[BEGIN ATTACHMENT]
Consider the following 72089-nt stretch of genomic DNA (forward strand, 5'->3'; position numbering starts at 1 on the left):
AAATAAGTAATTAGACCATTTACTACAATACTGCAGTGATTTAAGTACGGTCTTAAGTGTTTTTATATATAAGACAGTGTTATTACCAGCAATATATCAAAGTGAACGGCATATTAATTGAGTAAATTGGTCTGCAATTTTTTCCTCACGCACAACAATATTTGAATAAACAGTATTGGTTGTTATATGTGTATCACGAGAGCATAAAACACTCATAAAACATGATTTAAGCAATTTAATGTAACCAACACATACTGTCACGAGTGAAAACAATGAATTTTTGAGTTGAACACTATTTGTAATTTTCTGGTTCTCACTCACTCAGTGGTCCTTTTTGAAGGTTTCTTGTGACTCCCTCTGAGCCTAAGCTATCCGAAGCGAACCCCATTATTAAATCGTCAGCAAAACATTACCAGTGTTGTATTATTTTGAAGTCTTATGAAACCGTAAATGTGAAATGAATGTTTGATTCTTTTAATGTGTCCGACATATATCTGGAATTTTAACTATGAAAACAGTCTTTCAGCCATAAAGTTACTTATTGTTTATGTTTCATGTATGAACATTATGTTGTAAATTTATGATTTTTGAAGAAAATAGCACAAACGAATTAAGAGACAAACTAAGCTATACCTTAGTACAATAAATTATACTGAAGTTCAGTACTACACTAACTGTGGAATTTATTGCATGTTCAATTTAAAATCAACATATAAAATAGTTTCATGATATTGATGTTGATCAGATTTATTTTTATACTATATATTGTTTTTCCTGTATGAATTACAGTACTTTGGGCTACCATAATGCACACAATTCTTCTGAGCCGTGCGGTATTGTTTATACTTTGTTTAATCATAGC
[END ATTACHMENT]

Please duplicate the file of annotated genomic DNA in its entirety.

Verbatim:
Consider the following 72089-nt stretch of genomic DNA (forward strand, 5'->3'; position numbering starts at 1 on the left):
AAATAAGTAATTAGACCATTTACTACAATACTGCAGTGATTTAAGTACGGTCTTAAGTGTTTTTATATATAAGACAGTGTTATTACCAGCAATATATCAAAGTGAACGGCATATTAATTGAGTAAATTGGTCTGCAATTTTTTCCTCACGCACAACAATATTTGAATAAACAGTATTGGTTGTTATATGTGTATCACGAGAGCATAAAACACTCATAAAACATGATTTAAGCAATTTAATGTAACCAACACATACTGTCACGAGTGAAAACAATGAATTTTTGAGTTGAACACTATTTGTAATTTTCTGGTTCTCACTCACTCAGTGGTCCTTTTTGAAGGTTTCTTGTGACTCCCTCTGAGCCTAAGCTATCCGAAGCGAACCCCATTATTAAATCGTCAGCAAAACATTACCAGTGTTGTATTATTTTGAAGTCTTATGAAACCGTAAATGTGAAATGAATGTTTGATTCTTTTAATGTGTCCGACATATATCTGGAATTTTAACTATGAAAACAGTCTTTCAGCCATAAAGTTACTTATTGTTTATGTTTCATGTATGAACATTATGTTGTAAATTTATGATTTTTGAAGAAAATAGCACAAACGAATTAAGAGACAAACTAAGCTATACCTTAGTACAATAAATTATACTGAAGTTCAGTACTACACTAACTGTGGAATTTATTGCATGTTCAATTTAAAATCAACATATAAAATAGTTTCATGATATTGATGTTGATCAGATTTATTTTTATACTATATATTGTTTTTCCTGTATGAATTACAGTACTTTGGGCTACCATAATGCACACAATTCTTCTGAGCCGTGCGGTATTGTTTATACTTTGTTTAATCATAGC